You Can Finally Drive The Off-Roader Made To Conquer Italy
Photography courtesy of The Finest
Whether or not we like off-roading here at Petrolicious is not up for debate. We do—it’s some of the most fun you can have on four wheels.
The best way to go off-road is up for debate, however, most often by minds more attuned than ours to the rigors of sustained use in extreme conditions. What’s the most durable 4×4? What’s the best to look at? Easiest to fix? I’ve done a desert race as a co-driver, and have conquered some tough obstacles from Michigan to Moab—and have seen every variety of Ford, Chevrolet, Dodge, Land Rover, Toyota, Jeep, Hummer—and others—along the way.
But not a Fiat Campagnola.
While the Land Rover crowd is used to seeing the words “grey market” in classified ads, the Fiat 4×4 community is entirely an import-only affair, as the Campagnola was never officially exported to the U.S. And though it shares a number of parts with Fiat passenger cars, don’t judge its size on what you see in photos: this is a big off-road wagon. Standing about 6-1/2 feet tall, 12-1/2 feet long, 5 feet wide, with a specified weight of around 3,800 lbs, it’s every bit the Italian Land Rover Defender you dreamed about to tow your, say, Abarth 595 or ’60s Fiat Dino Coupé…slowly.
Like other simple, easy-to-operate 4x4s, these primarily found service with military, agriculture, industrial, and commercial clients; this fetching red example you see here was delivered new to the Fuoco Volontari di Cimego—the Cimego volunteer fire department, where it was in service until 2009. Said to wear its original paint and interior thanks to routine maintenance and continuous upkeep, the new online auction house The Finest has sourced one of the most mint examples you’ll see anywhere.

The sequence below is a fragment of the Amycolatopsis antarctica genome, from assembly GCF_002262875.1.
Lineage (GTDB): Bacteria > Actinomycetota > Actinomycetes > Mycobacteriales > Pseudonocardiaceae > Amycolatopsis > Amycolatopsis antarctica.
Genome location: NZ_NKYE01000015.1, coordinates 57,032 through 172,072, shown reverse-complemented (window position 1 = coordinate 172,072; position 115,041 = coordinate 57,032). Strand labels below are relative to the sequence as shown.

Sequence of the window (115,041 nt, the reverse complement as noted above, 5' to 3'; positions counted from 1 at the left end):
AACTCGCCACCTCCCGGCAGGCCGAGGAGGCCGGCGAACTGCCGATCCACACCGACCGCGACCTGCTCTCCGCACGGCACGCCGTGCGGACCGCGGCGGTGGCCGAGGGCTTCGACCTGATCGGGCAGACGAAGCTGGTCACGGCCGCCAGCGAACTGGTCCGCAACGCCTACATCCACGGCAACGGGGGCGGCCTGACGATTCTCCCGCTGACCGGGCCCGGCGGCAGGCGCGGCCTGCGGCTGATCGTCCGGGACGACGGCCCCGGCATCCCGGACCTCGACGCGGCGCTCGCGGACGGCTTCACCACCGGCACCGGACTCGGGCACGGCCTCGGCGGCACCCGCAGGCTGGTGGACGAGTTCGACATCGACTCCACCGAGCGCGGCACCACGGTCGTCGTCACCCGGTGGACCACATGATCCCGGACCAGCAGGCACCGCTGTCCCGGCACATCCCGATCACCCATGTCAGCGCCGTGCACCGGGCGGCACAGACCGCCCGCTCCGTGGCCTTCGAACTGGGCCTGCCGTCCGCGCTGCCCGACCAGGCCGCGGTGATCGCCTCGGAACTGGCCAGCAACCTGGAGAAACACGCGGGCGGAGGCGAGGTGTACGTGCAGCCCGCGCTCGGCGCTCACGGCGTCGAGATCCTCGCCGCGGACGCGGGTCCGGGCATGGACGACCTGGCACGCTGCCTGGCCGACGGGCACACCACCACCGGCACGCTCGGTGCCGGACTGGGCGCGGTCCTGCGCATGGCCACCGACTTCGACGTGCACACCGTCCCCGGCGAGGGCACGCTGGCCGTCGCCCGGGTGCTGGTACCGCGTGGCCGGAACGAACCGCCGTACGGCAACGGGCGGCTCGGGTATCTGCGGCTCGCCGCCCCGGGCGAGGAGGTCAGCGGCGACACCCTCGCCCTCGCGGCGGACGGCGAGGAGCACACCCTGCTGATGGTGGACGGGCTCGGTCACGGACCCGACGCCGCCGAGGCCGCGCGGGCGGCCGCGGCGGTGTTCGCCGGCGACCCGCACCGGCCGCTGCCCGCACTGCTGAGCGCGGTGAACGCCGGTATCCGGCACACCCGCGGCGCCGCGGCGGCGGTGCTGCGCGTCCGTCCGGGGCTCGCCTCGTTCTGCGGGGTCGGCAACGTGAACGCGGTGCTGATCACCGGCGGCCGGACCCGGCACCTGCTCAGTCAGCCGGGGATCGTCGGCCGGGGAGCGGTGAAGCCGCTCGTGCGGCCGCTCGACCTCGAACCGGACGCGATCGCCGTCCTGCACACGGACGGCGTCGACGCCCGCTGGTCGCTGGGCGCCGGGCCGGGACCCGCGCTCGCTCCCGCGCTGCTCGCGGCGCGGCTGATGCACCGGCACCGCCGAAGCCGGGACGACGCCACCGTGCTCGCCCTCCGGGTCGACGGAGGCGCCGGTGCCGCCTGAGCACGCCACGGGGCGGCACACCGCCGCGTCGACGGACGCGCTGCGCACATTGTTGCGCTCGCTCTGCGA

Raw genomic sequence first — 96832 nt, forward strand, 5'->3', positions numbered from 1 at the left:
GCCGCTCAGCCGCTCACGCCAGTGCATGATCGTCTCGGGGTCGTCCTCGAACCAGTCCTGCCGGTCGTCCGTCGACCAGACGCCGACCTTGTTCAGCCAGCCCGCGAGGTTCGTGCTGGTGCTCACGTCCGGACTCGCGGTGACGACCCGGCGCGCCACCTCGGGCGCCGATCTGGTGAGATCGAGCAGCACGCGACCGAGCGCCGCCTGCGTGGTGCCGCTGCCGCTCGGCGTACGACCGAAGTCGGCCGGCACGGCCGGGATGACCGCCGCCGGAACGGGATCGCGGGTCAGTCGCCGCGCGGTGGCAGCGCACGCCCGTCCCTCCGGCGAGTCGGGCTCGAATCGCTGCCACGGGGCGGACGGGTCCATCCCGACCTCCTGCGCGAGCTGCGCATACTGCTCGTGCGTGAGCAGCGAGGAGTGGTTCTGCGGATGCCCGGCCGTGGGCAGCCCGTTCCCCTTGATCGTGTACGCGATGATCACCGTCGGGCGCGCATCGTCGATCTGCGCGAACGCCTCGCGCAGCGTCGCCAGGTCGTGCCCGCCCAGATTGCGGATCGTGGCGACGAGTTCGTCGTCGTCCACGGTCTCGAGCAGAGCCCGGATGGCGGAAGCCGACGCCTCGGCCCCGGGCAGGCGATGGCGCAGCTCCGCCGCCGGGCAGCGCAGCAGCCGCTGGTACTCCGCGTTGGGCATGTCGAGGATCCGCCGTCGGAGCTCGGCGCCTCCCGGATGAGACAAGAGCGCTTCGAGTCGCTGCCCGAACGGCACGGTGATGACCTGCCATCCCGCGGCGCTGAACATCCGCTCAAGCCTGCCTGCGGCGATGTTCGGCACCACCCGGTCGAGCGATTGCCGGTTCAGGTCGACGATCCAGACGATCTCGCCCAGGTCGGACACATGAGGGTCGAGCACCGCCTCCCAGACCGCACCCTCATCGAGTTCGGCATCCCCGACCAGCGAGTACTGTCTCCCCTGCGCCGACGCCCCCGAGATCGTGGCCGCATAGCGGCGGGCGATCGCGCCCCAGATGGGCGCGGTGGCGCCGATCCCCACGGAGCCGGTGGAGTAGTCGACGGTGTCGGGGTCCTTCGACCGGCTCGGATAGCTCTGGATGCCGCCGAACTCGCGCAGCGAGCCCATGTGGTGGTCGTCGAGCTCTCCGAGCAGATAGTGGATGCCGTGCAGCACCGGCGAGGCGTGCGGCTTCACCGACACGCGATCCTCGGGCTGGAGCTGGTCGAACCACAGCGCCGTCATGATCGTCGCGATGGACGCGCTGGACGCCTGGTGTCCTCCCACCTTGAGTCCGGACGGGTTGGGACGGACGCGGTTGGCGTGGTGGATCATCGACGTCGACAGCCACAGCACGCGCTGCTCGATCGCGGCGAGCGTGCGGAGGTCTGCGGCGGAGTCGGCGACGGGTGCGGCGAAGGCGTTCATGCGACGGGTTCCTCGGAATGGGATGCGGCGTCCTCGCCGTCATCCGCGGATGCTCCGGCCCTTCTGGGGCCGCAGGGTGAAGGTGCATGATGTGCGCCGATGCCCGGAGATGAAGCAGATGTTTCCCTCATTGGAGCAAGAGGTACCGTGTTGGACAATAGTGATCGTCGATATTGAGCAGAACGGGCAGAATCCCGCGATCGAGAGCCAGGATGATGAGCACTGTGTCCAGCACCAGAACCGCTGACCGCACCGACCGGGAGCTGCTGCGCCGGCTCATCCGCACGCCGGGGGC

To start, the truck has covered just 12,740 kilometers in its life, barely break-in mileage for most vehicles. It’s had three owners from new—the first was the fire department, with two dealer/collectors after that.
So what’s under the hood? This is the second generation of the Campagnola, with its mechanicals dictated by toughness and nothing else. Powered by a gasoline-fed 2.0-litre 4-cylinder (largely) from the Fiat 132, it was rated at 80 horsepower. With so little on tap, if you’ve got to make a getaway, head for the closest stream: it’ll apparently drive just fine if submerged in 2 feet of water.
This one is probably too nice for that, but it should be driven. Its novel suspension uses six identical MacPherson struts, not only for ease of service but also for ride quality: over a similar off-roader, Fiat’s approach is said to offer a better ride on normal roads.
–Delivered new to a volunteer fire department in Italy
~80 horsepower inline 4-cylinder engine with single carburetor and side-mounted single camshaft. Front and rear drum brakes. Front and rear independent MacPherson strut suspension. Wheelbase: 90.6 in.
–Complete with documents to confirm history
Chassis no.: ZFA1107A005009366